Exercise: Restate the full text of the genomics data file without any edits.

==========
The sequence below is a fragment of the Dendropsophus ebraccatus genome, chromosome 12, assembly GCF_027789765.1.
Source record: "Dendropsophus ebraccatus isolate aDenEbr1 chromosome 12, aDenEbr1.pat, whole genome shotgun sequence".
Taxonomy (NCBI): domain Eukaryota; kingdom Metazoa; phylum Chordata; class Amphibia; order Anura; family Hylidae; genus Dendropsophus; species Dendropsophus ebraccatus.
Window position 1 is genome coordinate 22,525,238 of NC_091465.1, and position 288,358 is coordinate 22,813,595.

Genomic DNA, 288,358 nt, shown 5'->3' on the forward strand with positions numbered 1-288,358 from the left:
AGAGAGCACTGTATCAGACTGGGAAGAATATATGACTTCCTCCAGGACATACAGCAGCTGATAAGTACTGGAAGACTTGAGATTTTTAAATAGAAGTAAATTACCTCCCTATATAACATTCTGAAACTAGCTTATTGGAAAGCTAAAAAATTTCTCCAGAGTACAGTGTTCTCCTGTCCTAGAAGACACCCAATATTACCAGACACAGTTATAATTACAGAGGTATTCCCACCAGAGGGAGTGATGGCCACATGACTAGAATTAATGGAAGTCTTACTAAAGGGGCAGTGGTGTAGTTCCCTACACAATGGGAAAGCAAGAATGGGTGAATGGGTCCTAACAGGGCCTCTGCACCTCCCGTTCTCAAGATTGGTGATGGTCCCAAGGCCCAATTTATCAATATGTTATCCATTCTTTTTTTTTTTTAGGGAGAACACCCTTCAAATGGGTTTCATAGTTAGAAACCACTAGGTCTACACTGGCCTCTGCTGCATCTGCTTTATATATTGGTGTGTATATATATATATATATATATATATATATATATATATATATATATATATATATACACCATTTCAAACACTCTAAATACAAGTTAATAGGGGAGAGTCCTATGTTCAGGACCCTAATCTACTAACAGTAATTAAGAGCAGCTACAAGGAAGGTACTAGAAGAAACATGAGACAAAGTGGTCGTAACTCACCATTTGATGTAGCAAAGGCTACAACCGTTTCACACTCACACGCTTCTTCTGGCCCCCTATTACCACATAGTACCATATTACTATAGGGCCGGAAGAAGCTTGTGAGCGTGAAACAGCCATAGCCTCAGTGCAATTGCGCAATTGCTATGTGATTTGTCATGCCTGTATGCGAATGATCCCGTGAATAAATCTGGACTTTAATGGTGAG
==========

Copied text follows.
The sequence below is a fragment of the Dendropsophus ebraccatus genome, chromosome 12, assembly GCF_027789765.1.
Source record: "Dendropsophus ebraccatus isolate aDenEbr1 chromosome 12, aDenEbr1.pat, whole genome shotgun sequence".
Taxonomy (NCBI): domain Eukaryota; kingdom Metazoa; phylum Chordata; class Amphibia; order Anura; family Hylidae; genus Dendropsophus; species Dendropsophus ebraccatus.
Window position 1 is genome coordinate 22,525,238 of NC_091465.1, and position 288,358 is coordinate 22,813,595.

Genomic DNA, 288,358 nt, shown 5'->3' on the forward strand with positions numbered 1-288,358 from the left:
AGAGAGCACTGTATCAGACTGGGAAGAATATATGACTTCCTCCAGGACATACAGCAGCTGATAAGTACTGGAAGACTTGAGATTTTTAAATAGAAGTAAATTACCTCCCTATATAACATTCTGAAACTAGCTTATTGGAAAGCTAAAAAATTTCTCCAGAGTACAGTGTTCTCCTGTCCTAGAAGACACCCAATATTACCAGACACAGTTATAATTACAGAGGTATTCCCACCAGAGGGAGTGATGGCCACATGACTAGAATTAATGGAAGTCTTACTAAAGGGGCAGTGGTGTAGTTCCCTACACAATGGGAAAGCAAGAATGGGTGAATGGGTCCTAACAGGGCCTCTGCACCTCCCGTTCTCAAGATTGGTGATGGTCCCAAGGCCCAATTTATCAATATGTTATCCATTCTTTTTTTTTTTTAGGGAGAACACCCTTCAAATGGGTTTCATAGTTAGAAACCACTAGGTCTACACTGGCCTCTGCTGCATCTGCTTTATATATTGGTGTGTATATATATATATATATATATATATATATATATATATATATATATATATATATACACCATTTCAAACACTCTAAATACAAGTTAATAGGGGAGAGTCCTATGTTCAGGACCCTAATCTACTAACAGTAATTAAGAGCAGCTACAAGGAAGGTACTAGAAGAAACATGAGACAAAGTGGTCGTAACTCACCATTTGATGTAGCAAAGGCTACAACCGTTTCACACTCACACGCTTCTTCTGGCCCCCTATTACCACATAGTACCATATTACTATAGGGCCGGAAGAAGCTTGTGAGCGTGAAACAGCCATAGCCTCAGTGCAATTGCGCAATTGCTATGTGATTTGTCATGCCTGTATGCGAATGATCCCGTGAATAAATCTGGACTTTAATGGTGAG